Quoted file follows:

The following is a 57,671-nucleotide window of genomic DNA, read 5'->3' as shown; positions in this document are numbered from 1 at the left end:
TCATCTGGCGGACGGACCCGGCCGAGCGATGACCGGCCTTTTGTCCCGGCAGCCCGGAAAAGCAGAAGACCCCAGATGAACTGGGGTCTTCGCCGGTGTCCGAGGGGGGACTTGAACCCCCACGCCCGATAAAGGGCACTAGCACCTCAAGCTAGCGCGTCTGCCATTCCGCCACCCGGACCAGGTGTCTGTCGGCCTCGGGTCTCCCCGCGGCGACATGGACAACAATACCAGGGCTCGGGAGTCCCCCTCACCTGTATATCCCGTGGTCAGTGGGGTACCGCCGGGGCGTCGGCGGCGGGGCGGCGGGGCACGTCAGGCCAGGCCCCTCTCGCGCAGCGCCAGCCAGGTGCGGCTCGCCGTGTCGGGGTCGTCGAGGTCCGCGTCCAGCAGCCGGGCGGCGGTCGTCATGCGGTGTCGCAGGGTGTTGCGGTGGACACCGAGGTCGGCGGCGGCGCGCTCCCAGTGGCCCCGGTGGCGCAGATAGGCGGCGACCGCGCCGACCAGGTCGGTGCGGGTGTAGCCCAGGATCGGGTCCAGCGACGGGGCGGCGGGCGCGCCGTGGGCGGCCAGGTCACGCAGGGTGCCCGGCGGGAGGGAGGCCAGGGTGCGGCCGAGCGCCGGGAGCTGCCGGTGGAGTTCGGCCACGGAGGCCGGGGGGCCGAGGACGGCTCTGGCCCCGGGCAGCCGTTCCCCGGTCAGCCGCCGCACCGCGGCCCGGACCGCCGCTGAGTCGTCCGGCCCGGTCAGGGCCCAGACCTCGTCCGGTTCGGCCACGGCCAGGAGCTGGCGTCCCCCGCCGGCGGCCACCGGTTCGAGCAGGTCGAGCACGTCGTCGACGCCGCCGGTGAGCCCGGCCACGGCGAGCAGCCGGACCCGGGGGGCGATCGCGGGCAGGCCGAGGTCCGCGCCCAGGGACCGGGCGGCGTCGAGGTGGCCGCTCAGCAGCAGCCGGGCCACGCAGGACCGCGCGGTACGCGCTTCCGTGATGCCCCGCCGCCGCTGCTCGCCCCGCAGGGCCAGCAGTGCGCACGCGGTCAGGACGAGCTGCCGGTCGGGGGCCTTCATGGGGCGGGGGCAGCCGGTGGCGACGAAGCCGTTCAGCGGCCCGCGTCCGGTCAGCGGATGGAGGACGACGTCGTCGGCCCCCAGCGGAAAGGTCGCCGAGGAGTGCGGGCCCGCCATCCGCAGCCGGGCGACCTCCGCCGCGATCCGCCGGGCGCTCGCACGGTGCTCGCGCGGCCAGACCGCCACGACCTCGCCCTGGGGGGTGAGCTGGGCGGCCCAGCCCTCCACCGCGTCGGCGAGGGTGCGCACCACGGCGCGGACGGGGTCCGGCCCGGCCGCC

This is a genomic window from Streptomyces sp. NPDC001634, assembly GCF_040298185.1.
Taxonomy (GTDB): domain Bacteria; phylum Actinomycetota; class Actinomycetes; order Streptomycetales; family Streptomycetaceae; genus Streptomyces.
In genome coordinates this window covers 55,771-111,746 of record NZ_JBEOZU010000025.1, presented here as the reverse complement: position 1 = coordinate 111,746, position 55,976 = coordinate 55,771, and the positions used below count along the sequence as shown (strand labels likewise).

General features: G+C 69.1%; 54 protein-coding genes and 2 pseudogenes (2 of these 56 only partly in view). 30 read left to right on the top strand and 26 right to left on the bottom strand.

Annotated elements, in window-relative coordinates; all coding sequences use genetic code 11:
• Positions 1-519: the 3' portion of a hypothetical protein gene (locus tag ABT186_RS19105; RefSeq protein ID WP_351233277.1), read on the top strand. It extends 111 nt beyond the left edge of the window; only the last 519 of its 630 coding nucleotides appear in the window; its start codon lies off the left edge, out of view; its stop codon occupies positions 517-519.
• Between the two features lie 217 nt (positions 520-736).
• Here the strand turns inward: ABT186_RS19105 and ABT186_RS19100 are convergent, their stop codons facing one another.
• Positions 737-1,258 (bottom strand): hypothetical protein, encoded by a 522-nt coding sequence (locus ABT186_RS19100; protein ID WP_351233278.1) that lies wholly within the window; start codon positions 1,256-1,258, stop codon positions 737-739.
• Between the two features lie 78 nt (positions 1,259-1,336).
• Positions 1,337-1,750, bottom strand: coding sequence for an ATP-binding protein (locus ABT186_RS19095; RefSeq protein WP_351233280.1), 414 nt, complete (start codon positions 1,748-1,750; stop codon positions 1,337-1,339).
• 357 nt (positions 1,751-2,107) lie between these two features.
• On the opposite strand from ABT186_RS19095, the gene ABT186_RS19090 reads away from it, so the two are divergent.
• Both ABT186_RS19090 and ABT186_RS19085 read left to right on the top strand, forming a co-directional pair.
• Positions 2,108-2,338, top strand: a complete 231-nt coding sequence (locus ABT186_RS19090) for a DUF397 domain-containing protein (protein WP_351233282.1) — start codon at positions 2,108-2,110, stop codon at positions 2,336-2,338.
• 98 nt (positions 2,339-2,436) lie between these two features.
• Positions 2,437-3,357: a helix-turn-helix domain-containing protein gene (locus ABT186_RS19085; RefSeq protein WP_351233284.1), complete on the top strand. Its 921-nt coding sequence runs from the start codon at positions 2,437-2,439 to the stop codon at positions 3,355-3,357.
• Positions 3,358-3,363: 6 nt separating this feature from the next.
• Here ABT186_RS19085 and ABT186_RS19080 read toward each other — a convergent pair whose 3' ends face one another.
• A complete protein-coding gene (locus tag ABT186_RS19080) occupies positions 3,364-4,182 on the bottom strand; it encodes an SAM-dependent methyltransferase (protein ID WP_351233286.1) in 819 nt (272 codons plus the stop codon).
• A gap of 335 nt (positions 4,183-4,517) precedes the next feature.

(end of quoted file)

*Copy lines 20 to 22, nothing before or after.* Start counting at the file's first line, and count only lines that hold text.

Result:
• Positions 3,358-3,363: 6 nt separating this feature from the next.
• Here ABT186_RS19085 and ABT186_RS19080 read toward each other — a convergent pair whose 3' ends face one another.
• A complete protein-coding gene (locus tag ABT186_RS19080) occupies positions 3,364-4,182 on the bottom strand; it encodes an SAM-dependent methyltransferase (protein ID WP_351233286.1) in 819 nt (272 codons plus the stop codon).